What about favorite memories from Kenan & Kel?
Yeah, the Thanksgiving episode, when I had to hide a turkey under my shirt and it was hot and I was running around, messing up everything. That was a very funny episode. And just craziness, just me and Kenan behind the scenes. That’s how they started the show, ‘cause me and him were always hanging out and stuff like that. One time we put detergent inside of a… [laughs] inside of a dishwasher on accident, me and him. We were trying to clean the dishes but we put the wrong type of soap in there. So we were sitting there watching television and music videos, then all of a sudden we see these bubbles just rising toward the ceiling of the kitchen. It was like a Kenan & Kel episode but this was like, our life. (Laughs.)
Do you and Kenan still keep in touch?
Yeah, we just talked the other day. It’s cool. That’s my buddy.
What did you talk about?
Oh, just being a dad. ‘Cause he just had his daughter, I think she’s about 14 months now. So we’ve just been hanging out. I told him about the show ‘cause he asked what it was about. We were cracking up. He’s a good dude.
How did you end up on Game Shakers? I assume Dan Schneider created the part of Double G just for you.
Yeah, we worked together on a show about two years ago called Sam & Cat—you know, Ariana Grande. Very funny show, and on that show I played this hip-hop mogul. That was pretty wild. And we were like, ‘Man we gotta work together again.’ The Sam & Cat character was like Double G 1.0.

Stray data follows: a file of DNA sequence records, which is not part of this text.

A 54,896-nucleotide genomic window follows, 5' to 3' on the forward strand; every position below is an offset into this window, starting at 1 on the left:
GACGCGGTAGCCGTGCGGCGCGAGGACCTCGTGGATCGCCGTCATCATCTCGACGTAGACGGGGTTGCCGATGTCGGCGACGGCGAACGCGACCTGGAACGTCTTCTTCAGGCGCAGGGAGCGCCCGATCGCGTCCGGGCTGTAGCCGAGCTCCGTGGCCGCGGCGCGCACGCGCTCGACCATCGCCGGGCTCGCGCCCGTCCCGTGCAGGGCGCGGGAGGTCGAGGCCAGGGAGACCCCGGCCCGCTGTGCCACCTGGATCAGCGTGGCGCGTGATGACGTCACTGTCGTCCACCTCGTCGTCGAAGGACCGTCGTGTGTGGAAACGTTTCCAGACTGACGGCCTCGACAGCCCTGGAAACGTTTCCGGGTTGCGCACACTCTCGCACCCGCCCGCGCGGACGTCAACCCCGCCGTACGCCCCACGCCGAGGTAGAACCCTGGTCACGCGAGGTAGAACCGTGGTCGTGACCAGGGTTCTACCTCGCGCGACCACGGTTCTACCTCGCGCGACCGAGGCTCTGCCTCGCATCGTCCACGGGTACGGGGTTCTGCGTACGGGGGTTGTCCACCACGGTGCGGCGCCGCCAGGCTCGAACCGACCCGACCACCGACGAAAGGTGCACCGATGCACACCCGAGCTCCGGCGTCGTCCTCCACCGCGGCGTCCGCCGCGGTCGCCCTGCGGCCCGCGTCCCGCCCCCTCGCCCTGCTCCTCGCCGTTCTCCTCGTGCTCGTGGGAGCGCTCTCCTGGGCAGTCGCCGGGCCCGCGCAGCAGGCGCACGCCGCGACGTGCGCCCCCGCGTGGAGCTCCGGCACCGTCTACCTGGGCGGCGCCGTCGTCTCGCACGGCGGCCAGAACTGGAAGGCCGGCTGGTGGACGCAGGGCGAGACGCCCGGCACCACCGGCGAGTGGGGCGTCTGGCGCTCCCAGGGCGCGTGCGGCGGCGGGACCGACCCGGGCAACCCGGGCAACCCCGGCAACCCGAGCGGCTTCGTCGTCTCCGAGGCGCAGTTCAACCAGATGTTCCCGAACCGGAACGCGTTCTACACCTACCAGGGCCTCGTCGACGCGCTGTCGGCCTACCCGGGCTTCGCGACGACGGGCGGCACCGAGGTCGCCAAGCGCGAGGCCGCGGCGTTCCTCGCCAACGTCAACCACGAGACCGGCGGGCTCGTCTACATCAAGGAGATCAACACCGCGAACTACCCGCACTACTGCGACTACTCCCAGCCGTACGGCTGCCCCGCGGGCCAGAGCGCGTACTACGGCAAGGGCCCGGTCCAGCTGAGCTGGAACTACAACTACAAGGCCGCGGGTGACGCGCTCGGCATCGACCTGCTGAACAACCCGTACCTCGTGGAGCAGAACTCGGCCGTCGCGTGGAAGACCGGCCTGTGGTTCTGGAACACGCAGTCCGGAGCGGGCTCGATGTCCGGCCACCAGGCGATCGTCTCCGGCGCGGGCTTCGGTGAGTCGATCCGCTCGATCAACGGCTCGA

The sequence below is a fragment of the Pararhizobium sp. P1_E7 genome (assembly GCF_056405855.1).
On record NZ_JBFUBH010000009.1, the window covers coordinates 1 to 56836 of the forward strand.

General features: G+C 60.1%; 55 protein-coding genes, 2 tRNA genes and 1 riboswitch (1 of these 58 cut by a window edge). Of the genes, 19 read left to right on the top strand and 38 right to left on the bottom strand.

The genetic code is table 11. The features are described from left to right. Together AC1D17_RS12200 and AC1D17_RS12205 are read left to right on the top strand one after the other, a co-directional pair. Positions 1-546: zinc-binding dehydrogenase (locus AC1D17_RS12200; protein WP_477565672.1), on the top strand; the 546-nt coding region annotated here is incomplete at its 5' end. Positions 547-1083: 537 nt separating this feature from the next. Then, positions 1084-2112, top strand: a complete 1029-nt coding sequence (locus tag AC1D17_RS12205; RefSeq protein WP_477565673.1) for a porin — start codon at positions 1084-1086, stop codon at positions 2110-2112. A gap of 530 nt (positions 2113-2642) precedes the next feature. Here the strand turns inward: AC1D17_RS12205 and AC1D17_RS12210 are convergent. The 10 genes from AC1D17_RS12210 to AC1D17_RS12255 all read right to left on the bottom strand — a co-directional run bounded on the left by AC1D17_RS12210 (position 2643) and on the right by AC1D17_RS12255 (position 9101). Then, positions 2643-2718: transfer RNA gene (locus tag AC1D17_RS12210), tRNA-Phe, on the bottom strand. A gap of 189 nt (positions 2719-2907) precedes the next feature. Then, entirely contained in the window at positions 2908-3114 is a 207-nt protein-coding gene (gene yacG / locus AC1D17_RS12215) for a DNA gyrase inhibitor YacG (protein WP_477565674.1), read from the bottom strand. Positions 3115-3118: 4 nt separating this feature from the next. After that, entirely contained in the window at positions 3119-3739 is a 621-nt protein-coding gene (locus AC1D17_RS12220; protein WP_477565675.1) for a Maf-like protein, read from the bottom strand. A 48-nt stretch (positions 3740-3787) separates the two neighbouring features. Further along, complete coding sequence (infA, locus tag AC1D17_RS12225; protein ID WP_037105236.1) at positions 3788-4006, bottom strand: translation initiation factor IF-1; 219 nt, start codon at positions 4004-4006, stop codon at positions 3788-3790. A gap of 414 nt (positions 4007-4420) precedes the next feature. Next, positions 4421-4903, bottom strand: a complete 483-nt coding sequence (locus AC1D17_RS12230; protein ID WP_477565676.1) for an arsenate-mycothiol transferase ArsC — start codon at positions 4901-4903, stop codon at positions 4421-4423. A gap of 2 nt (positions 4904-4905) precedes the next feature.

Do you get to show off some rapping on the show?
Yeah, I perform in the theme song. You’ll like it, it’s called “Drop that What.” I get to sing, I get to rap, I get to do a lot of stuff. [The show] is about two girls who code from Brooklyn, they have this amazing game and app that they make that blows up overnight. They become, like millionaires. It’s crazy. The only problem is that they put music in the game from a hip-hop mogul played by myself, Double G. And I’m like, “Yo, you guys didn’t ask me if you could do that so I need to sue you.” I go to sue ‘em and they’re like, “Oh, no, it’s OK, you can own the company with us.” And I’m like, “OK, cool, but you gotta hire my son.” So they end up hiring Triple G and he becomes a gaming consultant and we just make crazy games on this show and crazy music, because of the fact that I’m a hip-hop artist. Every game that we make on the show is downloadable from the Apple Store and Google.
Did any real rap stars inform how you play Double G?
Oh yeah, of course. I mix a lot of it up, like the outfits that he wears—he’s very fashionable. We have 2 Chainz-type outfits, we have Kanye outfits. He’s like Diddy-slash-Kanye, with a little bit of 50 Cent sprinkled in there and Coach Kreeton, one of the characters that I played in the ‘90s [in an All That sketch.]
That’s funny, considering you were in Kanye’s video for “All Falls Down.”
That was awesome. I remember when I got the call I was driving on Hollywood and Highland and his team called me and they were like, “You know, Kanye’s a fan of the show, he would love for you to come out and do that.” I’m like, “Oh, yeah, definitely! I’ll come.” And they’re like, “[The shoot] is 5 a.m. though, at this airport.” I’m like, “Sure, I don’t care, doesn’t matter where it is.” ‘Cause he’s from the South Side of Chicago, I’m from the South Side of Chicago as well. So that was awesome.